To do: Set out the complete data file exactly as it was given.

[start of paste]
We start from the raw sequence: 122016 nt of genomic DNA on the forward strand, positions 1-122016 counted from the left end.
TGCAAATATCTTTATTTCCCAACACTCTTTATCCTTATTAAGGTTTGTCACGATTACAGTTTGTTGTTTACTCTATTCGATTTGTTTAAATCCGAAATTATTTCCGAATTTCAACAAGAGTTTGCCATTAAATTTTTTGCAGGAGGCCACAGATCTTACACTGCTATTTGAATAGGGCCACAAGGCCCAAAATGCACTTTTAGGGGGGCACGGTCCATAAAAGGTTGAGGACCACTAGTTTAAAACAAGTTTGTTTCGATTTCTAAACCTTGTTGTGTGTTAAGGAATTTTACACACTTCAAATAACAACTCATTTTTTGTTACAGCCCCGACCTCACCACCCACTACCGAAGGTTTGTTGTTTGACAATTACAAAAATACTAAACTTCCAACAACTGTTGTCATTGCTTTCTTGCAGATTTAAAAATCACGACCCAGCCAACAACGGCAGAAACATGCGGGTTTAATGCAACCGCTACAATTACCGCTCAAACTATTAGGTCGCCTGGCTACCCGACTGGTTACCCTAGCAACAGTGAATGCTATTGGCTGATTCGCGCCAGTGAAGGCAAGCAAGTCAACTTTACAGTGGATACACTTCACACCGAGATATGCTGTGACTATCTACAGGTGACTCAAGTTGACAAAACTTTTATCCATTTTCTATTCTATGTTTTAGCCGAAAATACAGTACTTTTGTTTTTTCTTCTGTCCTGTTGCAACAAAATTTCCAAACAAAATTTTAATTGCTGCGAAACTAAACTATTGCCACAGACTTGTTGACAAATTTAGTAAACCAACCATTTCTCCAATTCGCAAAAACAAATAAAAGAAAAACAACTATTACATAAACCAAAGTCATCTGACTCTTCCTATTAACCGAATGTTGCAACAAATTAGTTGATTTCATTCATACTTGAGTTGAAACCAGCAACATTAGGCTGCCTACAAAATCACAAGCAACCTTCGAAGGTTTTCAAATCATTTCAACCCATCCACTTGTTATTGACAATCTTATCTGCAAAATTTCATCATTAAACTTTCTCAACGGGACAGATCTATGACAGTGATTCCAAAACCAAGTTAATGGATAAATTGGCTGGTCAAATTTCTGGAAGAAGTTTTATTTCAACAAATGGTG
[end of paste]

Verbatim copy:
We start from the raw sequence: 122016 nt of genomic DNA on the forward strand, positions 1-122016 counted from the left end.
TGCAAATATCTTTATTTCCCAACACTCTTTATCCTTATTAAGGTTTGTCACGATTACAGTTTGTTGTTTACTCTATTCGATTTGTTTAAATCCGAAATTATTTCCGAATTTCAACAAGAGTTTGCCATTAAATTTTTTGCAGGAGGCCACAGATCTTACACTGCTATTTGAATAGGGCCACAAGGCCCAAAATGCACTTTTAGGGGGGCACGGTCCATAAAAGGTTGAGGACCACTAGTTTAAAACAAGTTTGTTTCGATTTCTAAACCTTGTTGTGTGTTAAGGAATTTTACACACTTCAAATAACAACTCATTTTTTGTTACAGCCCCGACCTCACCACCCACTACCGAAGGTTTGTTGTTTGACAATTACAAAAATACTAAACTTCCAACAACTGTTGTCATTGCTTTCTTGCAGATTTAAAAATCACGACCCAGCCAACAACGGCAGAAACATGCGGGTTTAATGCAACCGCTACAATTACCGCTCAAACTATTAGGTCGCCTGGCTACCCGACTGGTTACCCTAGCAACAGTGAATGCTATTGGCTGATTCGCGCCAGTGAAGGCAAGCAAGTCAACTTTACAGTGGATACACTTCACACCGAGATATGCTGTGACTATCTACAGGTGACTCAAGTTGACAAAACTTTTATCCATTTTCTATTCTATGTTTTAGCCGAAAATACAGTACTTTTGTTTTTTCTTCTGTCCTGTTGCAACAAAATTTCCAAACAAAATTTTAATTGCTGCGAAACTAAACTATTGCCACAGACTTGTTGACAAATTTAGTAAACCAACCATTTCTCCAATTCGCAAAAACAAATAAAAGAAAAACAACTATTACATAAACCAAAGTCATCTGACTCTTCCTATTAACCGAATGTTGCAACAAATTAGTTGATTTCATTCATACTTGAGTTGAAACCAGCAACATTAGGCTGCCTACAAAATCACAAGCAACCTTCGAAGGTTTTCAAATCATTTCAACCCATCCACTTGTTATTGACAATCTTATCTGCAAAATTTCATCATTAAACTTTCTCAACGGGACAGATCTATGACAGTGATTCCAAAACCAAGTTAATGGATAAATTGGCTGGTCAAATTTCTGGAAGAAGTTTTATTTCAACAAATGGTG